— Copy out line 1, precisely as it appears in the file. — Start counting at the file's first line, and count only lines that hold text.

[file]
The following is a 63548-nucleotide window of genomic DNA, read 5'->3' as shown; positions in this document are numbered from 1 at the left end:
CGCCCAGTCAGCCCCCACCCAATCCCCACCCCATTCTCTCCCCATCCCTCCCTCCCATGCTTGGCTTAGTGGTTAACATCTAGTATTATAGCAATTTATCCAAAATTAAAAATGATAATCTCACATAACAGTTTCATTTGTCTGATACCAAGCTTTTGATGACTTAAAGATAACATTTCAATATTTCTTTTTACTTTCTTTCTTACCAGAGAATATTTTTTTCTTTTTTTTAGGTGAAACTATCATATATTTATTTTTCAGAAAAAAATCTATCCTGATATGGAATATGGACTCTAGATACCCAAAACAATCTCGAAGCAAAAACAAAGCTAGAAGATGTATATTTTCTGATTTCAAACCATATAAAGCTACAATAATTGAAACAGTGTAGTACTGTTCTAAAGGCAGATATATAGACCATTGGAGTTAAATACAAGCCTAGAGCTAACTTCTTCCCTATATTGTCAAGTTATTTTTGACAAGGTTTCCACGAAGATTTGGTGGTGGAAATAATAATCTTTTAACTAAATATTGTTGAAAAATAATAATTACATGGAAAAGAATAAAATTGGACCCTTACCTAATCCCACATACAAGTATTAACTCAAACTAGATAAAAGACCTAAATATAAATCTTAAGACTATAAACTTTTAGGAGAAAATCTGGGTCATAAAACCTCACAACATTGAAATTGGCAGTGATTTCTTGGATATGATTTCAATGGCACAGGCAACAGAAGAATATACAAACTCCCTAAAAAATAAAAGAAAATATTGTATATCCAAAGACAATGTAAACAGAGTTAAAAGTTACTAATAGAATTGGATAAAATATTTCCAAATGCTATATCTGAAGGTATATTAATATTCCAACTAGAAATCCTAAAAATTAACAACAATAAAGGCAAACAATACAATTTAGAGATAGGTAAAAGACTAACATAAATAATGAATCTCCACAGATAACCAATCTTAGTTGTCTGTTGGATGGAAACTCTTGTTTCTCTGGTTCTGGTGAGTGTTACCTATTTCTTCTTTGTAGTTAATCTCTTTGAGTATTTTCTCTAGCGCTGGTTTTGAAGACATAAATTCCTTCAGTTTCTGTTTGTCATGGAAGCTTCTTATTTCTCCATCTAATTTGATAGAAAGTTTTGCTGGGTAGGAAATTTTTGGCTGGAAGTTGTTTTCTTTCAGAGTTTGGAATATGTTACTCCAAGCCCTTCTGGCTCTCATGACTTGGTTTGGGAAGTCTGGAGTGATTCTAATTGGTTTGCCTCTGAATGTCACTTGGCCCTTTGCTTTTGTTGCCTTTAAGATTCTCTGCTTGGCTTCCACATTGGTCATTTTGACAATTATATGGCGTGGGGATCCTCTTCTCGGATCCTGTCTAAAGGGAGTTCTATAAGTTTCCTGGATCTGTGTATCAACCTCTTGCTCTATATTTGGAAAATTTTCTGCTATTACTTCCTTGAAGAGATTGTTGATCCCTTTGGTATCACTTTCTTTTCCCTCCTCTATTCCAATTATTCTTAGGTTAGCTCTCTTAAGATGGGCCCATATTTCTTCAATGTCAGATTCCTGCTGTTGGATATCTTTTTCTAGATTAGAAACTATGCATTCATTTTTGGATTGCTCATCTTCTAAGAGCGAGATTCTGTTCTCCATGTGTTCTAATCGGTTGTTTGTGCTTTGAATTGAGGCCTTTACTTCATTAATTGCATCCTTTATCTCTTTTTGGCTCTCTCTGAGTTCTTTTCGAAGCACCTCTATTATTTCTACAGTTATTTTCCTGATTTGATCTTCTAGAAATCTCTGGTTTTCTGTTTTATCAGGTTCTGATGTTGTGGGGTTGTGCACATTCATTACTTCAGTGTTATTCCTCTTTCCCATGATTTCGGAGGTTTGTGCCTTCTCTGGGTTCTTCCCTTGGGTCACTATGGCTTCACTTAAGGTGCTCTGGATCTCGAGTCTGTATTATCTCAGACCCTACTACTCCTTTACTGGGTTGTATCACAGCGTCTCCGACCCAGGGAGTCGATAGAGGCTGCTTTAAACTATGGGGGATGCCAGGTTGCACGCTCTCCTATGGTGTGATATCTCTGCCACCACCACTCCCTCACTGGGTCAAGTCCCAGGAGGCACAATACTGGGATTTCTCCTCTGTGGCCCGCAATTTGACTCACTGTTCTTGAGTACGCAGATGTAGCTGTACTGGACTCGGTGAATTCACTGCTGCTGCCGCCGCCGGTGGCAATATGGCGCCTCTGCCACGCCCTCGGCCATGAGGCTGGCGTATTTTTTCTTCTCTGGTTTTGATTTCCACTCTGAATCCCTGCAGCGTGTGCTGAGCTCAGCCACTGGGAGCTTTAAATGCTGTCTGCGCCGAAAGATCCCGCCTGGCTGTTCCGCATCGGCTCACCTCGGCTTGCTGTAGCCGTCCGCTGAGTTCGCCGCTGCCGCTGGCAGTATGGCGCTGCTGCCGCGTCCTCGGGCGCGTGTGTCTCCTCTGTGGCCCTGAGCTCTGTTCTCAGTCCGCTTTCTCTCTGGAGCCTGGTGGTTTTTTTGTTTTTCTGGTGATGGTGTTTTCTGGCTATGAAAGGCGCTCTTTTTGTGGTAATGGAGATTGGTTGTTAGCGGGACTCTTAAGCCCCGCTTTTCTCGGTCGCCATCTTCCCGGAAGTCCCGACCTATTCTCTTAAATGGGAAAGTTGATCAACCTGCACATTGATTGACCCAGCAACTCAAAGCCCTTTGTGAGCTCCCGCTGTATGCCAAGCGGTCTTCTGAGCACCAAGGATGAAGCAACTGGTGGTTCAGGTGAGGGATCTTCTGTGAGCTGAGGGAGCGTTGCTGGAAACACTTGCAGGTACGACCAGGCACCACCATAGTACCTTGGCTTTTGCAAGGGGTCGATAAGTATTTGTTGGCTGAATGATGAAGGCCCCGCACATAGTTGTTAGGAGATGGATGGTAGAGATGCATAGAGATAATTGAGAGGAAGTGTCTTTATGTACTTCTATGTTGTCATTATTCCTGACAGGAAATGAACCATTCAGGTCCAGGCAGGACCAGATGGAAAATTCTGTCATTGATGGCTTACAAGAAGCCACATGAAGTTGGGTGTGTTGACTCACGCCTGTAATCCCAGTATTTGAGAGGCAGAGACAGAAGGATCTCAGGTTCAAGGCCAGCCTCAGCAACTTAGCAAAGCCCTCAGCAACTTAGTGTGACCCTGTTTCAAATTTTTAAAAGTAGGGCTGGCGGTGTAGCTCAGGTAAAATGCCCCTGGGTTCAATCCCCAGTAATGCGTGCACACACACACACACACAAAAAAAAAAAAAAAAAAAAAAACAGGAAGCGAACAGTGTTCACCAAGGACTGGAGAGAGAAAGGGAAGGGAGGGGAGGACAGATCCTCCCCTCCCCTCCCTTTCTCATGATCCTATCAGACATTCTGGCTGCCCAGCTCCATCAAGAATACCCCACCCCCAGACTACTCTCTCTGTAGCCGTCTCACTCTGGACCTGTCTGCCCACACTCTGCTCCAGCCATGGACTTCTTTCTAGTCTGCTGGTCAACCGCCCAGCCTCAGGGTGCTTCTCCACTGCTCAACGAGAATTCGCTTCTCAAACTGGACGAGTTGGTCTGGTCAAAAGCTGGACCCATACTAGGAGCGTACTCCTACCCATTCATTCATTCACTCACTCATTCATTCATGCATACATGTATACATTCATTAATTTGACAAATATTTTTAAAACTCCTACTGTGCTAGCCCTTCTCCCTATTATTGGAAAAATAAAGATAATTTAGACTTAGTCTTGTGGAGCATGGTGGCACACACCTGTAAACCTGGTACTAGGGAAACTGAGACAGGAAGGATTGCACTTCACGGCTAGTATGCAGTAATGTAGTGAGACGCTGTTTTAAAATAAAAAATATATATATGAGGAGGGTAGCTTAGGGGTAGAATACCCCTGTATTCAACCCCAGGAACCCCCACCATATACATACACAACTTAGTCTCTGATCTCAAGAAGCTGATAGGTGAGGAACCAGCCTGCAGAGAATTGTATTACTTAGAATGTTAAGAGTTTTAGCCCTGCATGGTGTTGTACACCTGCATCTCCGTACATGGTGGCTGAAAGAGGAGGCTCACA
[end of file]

The following is a 63548-nucleotide window of genomic DNA, read 5'->3' as shown; positions in this document are numbered from 1 at the left end: